Channel Island Leprosarium and Reefs

Historical Sites and Heritage Locations

Channel Island was declared a Quarantine Station by the Chief Secretary in August 1884 when all vessels had to be cleared before anchoring at Port Darwin. It was used for a leprosy patient in 1885 and for small-pox patients from 1887. Permanent structures were not erected until September 1914 when Channel Island was one of four ‘first-aid’ or minor stations for all cases of disease requiring isolation. In 1930 a new Quarantine Station was opened on East Arm and Channel Island was converted to a Leprosarium. The Leprosarium is culturally significant because it provides a unique view of a compulsorily isolated group of people who existed under extreme physical and, in some cases, mental conditions. It demonstrates an official policy of enforced segregation of diseased people. The ruins are evidence of the Quarantine requirements of the period, including segregation, at a time when the rest of the world was modifying its compulsory isolation laws. The Channel Island Reef is significant for its diverse coral.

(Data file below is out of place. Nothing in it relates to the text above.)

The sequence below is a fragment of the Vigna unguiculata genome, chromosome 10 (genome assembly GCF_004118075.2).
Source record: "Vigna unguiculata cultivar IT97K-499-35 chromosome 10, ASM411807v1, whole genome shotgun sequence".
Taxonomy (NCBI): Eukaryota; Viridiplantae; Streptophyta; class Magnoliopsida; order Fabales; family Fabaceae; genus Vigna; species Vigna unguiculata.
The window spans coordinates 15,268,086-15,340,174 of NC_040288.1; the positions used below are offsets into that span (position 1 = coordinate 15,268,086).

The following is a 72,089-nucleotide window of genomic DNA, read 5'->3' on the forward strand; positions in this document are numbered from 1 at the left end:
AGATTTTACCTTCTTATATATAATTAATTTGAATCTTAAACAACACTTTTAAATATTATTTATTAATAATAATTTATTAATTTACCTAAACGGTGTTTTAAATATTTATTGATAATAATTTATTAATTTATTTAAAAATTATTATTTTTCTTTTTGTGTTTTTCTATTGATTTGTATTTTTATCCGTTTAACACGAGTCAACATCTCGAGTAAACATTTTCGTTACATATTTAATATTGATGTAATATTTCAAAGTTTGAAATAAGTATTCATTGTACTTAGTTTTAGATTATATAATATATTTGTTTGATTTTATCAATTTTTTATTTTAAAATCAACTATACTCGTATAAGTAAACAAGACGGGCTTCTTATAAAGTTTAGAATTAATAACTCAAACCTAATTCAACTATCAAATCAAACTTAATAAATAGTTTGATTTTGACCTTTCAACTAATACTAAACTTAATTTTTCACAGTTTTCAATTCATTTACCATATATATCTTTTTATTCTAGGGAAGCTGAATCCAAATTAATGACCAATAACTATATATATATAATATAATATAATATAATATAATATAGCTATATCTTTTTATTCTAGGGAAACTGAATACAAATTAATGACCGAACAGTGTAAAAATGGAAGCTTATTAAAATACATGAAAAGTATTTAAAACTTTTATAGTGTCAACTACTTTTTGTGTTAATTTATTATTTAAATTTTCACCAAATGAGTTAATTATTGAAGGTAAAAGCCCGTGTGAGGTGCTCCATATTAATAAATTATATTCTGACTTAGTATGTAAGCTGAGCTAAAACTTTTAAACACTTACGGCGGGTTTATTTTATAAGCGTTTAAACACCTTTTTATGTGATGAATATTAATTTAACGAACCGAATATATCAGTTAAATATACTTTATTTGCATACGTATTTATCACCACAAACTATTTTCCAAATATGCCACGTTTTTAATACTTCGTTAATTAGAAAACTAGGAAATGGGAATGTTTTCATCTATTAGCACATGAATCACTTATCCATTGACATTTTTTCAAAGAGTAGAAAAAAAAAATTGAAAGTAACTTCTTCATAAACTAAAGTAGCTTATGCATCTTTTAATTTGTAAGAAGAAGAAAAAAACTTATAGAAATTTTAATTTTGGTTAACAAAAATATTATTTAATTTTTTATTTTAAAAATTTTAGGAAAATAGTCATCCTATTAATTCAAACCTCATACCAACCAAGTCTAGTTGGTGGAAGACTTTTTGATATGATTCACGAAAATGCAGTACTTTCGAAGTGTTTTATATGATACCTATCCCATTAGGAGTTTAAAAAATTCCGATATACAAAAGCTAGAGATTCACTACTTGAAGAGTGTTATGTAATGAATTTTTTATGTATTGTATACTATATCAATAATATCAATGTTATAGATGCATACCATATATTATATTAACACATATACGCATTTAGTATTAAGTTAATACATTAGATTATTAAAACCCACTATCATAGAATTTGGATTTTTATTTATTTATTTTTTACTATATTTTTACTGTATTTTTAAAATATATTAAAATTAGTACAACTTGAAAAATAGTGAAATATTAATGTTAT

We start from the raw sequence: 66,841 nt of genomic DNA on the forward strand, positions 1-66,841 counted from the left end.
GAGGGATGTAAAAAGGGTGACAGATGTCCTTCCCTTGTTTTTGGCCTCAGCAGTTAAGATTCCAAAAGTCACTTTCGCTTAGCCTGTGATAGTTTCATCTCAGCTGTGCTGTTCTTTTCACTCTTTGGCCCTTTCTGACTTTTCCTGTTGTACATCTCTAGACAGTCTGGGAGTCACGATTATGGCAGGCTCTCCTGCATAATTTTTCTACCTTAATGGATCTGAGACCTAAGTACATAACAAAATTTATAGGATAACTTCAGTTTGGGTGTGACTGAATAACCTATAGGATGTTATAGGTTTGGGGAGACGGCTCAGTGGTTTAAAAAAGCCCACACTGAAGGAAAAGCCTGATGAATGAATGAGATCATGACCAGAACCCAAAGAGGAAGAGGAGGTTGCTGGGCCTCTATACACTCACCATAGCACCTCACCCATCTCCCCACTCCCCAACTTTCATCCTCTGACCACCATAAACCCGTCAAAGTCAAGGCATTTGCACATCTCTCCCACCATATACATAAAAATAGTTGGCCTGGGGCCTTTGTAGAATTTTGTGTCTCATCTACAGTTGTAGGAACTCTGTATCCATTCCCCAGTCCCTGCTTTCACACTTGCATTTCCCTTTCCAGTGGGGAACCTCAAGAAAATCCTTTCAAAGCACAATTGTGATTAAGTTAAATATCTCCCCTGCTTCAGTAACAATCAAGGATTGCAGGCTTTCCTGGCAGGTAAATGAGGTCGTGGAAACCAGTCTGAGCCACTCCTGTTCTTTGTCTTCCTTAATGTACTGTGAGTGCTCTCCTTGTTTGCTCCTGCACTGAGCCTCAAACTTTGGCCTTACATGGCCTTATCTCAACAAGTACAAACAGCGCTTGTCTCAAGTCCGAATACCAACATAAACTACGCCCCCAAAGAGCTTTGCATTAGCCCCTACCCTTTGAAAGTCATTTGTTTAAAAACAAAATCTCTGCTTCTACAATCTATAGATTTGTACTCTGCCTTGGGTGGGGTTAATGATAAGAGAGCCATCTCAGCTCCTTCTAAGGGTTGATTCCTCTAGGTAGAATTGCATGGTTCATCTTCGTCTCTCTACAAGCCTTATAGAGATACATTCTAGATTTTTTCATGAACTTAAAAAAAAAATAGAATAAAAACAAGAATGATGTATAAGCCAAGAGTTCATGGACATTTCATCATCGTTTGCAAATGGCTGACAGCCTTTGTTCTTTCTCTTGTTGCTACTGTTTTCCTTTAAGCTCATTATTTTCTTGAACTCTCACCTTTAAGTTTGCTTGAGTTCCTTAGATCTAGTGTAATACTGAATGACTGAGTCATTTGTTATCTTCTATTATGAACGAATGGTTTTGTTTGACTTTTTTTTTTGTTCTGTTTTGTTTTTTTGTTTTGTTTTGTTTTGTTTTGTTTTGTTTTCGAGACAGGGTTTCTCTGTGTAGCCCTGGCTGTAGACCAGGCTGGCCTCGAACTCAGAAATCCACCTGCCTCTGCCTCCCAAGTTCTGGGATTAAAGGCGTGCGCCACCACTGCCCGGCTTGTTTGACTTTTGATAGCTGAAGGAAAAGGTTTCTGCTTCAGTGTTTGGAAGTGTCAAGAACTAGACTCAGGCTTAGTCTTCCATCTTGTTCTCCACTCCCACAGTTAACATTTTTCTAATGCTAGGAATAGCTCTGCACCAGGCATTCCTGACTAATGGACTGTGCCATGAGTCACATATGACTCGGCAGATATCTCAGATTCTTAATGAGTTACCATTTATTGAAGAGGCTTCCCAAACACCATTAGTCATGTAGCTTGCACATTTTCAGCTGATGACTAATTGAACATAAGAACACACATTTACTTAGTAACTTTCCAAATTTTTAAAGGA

Due to current health advice on social distancing, please contact the business for the most up to date information regarding opening times and services.

Facilities

Birdwatching Disabled access available Hiking

Nearby Things to Do

View All
Remote Adventures NT

Remote Adventures NT

Wishart

Humbug Fishing and the Catolina float plane for Kimberley Charters arrivals and departures at sea

Humbug Fishing

Howard Springs, Litchfield

The first gallery

Top End Day Tours

Berrimah, Darwin

Defence of Darwin Experience, Northern Territory, Australia

Defence of Darwin Experience

East Point, Darwin

Identification signage for the site at Mackillop Court.

WWII Camp 16 Mile

Palmerston

Di CROCO

di CROCO

Darwin

Contact Us